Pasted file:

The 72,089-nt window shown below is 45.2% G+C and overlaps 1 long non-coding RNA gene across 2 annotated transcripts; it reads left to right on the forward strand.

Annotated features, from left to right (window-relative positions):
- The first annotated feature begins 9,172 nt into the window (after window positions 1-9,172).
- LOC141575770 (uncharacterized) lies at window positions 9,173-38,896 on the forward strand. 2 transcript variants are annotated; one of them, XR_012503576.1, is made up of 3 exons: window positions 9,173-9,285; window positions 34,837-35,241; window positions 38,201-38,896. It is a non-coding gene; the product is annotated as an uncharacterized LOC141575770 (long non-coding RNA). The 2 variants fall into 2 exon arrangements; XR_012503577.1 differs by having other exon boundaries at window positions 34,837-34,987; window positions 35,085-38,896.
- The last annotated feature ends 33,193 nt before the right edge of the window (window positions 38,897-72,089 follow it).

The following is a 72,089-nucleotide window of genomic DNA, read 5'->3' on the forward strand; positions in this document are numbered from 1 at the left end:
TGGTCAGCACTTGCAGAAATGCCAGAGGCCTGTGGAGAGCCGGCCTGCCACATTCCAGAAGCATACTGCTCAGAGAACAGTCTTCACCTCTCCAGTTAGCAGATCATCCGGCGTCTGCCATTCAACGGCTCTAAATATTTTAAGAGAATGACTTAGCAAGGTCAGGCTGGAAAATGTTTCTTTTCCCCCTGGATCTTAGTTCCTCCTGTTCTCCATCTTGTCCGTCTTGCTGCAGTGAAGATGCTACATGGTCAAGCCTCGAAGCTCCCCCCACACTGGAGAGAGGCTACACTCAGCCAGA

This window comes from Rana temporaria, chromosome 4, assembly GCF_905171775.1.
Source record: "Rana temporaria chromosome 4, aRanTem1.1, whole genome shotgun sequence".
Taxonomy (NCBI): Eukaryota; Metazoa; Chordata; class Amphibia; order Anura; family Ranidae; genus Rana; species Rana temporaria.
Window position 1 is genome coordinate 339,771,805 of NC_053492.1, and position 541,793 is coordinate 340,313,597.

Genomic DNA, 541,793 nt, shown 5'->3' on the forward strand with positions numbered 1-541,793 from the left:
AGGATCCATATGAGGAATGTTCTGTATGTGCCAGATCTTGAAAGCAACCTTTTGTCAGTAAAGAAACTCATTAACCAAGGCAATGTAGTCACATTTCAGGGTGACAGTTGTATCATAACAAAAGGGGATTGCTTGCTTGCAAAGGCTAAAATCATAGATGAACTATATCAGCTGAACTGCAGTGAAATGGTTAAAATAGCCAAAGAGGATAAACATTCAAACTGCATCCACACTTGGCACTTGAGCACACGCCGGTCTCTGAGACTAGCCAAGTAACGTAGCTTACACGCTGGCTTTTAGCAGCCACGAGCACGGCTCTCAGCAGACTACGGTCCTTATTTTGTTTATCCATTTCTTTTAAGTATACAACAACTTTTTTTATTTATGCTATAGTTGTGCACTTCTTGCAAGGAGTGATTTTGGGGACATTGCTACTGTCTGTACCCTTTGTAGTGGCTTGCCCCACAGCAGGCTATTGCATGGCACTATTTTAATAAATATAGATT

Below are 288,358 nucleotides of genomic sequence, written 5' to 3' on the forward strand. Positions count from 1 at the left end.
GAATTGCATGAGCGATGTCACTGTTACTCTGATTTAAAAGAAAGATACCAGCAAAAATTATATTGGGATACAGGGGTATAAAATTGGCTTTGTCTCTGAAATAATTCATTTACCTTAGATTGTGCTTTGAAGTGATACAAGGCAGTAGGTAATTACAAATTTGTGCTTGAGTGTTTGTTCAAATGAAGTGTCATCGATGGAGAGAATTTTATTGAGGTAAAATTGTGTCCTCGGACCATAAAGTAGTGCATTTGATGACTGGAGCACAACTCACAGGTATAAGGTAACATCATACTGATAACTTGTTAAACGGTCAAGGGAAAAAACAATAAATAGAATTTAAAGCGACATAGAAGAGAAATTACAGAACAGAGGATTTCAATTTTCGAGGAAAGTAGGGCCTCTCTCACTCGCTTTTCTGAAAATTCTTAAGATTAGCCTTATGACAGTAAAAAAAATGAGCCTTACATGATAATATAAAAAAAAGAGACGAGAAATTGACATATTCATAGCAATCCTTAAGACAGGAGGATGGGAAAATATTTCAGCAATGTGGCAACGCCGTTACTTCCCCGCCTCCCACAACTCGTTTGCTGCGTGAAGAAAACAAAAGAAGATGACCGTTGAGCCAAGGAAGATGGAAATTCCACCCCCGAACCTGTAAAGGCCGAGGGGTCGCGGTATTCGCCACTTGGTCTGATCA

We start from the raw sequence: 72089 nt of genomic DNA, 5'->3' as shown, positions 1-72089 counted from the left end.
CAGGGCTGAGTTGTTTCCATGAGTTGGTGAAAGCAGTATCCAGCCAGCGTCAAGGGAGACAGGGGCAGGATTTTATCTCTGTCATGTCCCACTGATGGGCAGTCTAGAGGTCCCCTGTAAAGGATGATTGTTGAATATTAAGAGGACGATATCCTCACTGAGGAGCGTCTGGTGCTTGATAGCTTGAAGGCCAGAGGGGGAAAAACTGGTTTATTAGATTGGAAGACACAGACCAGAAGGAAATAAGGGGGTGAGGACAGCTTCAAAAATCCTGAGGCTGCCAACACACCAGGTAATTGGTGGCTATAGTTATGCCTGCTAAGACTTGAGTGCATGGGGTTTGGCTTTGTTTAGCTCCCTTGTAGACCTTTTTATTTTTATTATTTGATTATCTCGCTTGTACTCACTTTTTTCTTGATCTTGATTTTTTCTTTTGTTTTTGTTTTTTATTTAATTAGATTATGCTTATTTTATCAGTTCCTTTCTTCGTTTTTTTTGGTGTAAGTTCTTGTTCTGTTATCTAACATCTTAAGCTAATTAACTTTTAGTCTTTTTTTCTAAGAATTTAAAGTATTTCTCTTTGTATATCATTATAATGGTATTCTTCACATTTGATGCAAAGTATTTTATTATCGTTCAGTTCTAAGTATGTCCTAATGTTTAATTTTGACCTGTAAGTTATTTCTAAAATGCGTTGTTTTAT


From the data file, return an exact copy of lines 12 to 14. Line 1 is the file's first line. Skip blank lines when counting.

Genomic DNA, 541,793 nt, shown 5'->3' on the forward strand with positions numbered 1-541,793 from the left:
AGGATCCATATGAGGAATGTTCTGTATGTGCCAGATCTTGAAAGCAACCTTTTGTCAGTAAAGAAACTCATTAACCAAGGCAATGTAGTCACATTTCAGGGTGACAGTTGTATCATAACAAAAGGGGATTGCTTGCTTGCAAAGGCTAAAATCATAGATGAACTATATCAGCTGAACTGCAGTGAAATGGTTAAAATAGCCAAAGAGGATAAACATTCAAACTGCATCCACACTTGGCACTTGAGCACACGCCGGTCTCTGAGACTAGCCAAGTAACGTAGCTTACACGCTGGCTTTTAGCAGCCACGAGCACGGCTCTCAGCAGACTACGGTCCTTATTTTGTTTATCCATTTCTTTTAAGTATACAACAACTTTTTTTATTTATGCTATAGTTGTGCACTTCTTGCAAGGAGTGATTTTGGGGACATTGCTACTGTCTGTACCCTTTGTAGTGGCTTGCCCCACAGCAGGCTATTGCATGGCACTATTTTAATAAATATAGATT

Below are 288,358 nucleotides of genomic sequence, written 5' to 3' on the forward strand. Positions count from 1 at the left end.